Reflections on the Common Concept of Justice

  • Gottfried Wilhelm Leibniz
Part of the The New Synthese Historical Library book series (SYHL, volume 2)


Though conclusive evidence for the date of this work, in French, is lacking, it is obviously in Leibniz’s courtly style, and the allusion to the three queens (p. 570) in whom the Electress Sophia was directly interested suggests that it was written for her at some time between the determination of the Hanoverian succession to the English throne and the death of the Queen of Prussia in 1705. Not only is it a clear development of Leibniz’s theory of justice and its application to government, but it contains clues to his theory of values, proposals for scientific co-operation, and a popular statement of his theodicy. His indictment of slavery is more vigorous than in No. 44, IV, and earlier writings, and Whig principles find expression in his justification of the people’s right to resist the sovereign in extraordinary cases.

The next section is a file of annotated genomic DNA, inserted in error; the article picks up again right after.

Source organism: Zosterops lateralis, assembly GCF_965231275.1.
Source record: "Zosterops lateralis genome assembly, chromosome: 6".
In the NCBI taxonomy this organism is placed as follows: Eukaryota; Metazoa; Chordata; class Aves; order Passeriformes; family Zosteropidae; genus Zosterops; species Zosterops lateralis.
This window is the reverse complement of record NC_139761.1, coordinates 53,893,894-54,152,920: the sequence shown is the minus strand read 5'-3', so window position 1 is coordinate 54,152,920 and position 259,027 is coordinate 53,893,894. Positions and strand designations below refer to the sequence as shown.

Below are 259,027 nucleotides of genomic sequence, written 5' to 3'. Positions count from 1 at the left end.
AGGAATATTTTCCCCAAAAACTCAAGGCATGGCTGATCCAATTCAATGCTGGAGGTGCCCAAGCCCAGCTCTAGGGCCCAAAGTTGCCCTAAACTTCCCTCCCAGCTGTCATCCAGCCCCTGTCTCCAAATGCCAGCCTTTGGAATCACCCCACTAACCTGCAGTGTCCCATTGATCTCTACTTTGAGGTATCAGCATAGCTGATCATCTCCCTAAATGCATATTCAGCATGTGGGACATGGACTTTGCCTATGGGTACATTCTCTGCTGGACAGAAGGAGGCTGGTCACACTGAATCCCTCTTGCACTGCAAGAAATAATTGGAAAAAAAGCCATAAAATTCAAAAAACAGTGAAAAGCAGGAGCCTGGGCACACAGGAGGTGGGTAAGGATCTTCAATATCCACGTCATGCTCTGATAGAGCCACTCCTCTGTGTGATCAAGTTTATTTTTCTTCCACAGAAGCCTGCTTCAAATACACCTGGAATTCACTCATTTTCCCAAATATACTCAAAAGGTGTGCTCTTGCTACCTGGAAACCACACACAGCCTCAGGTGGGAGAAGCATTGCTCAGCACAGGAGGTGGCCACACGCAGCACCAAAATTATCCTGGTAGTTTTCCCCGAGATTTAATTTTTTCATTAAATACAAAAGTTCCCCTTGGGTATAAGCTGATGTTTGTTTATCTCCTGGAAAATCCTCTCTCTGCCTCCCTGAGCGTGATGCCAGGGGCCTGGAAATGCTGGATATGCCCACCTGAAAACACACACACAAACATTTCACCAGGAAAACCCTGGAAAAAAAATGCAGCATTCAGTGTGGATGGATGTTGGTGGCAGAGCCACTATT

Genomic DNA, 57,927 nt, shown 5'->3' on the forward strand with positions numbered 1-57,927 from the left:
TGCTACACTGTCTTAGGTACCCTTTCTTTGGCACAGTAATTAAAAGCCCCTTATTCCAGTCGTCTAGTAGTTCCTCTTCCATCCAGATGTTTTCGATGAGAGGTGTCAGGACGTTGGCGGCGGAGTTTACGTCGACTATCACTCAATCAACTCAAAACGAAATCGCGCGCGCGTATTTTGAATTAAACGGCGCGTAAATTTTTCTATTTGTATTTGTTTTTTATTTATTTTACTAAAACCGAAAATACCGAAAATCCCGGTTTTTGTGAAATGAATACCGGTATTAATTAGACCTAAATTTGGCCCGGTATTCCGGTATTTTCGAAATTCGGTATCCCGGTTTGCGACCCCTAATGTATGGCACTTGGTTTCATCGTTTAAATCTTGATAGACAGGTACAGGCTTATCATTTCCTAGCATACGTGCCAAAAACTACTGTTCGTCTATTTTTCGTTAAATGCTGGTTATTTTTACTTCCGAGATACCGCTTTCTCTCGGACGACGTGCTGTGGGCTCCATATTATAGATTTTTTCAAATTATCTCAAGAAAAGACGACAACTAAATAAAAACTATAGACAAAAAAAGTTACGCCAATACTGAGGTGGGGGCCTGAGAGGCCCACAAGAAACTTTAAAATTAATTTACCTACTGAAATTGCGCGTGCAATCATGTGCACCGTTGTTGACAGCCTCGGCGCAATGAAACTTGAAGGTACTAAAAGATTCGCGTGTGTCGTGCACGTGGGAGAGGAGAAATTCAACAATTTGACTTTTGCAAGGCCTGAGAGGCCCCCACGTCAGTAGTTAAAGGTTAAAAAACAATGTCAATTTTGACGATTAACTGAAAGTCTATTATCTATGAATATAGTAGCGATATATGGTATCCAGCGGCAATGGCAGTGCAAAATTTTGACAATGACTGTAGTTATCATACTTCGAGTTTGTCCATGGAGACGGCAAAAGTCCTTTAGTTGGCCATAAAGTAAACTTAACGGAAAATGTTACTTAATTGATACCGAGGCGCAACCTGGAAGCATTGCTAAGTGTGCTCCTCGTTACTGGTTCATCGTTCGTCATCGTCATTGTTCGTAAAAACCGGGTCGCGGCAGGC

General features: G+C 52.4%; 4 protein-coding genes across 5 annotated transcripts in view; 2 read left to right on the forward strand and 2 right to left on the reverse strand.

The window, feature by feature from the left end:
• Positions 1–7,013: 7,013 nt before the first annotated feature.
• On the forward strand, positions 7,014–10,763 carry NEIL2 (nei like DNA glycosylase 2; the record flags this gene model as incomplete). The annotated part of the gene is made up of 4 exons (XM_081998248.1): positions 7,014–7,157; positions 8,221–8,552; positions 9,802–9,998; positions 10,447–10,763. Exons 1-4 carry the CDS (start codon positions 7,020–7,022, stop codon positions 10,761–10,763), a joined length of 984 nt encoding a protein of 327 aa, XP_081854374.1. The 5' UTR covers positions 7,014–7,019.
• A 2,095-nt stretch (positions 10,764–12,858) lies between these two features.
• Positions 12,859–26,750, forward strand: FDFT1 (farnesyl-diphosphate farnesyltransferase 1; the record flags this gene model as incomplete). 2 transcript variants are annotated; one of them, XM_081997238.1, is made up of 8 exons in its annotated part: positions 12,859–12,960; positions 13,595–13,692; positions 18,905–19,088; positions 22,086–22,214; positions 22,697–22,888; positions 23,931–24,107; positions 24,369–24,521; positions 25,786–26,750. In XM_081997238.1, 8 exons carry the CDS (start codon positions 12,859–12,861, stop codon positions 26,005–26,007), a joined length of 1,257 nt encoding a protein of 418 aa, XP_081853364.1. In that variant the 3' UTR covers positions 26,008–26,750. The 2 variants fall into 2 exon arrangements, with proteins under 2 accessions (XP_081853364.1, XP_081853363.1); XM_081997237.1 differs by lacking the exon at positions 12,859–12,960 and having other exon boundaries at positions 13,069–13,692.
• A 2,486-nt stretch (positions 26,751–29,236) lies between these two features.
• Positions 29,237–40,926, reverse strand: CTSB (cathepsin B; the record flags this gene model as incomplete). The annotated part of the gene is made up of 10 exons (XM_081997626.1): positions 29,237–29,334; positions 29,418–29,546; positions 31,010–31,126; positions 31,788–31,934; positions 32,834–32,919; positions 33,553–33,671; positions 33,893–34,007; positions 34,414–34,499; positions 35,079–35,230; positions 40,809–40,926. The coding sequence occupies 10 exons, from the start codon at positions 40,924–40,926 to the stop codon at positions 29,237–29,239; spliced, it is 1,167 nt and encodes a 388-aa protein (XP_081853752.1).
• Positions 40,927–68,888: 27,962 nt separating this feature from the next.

Distributive Justice Great Good Formal Reason Philosophical Paper Great Evil 
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© Kluwer Academic Publishers 1989

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  • Gottfried Wilhelm Leibniz

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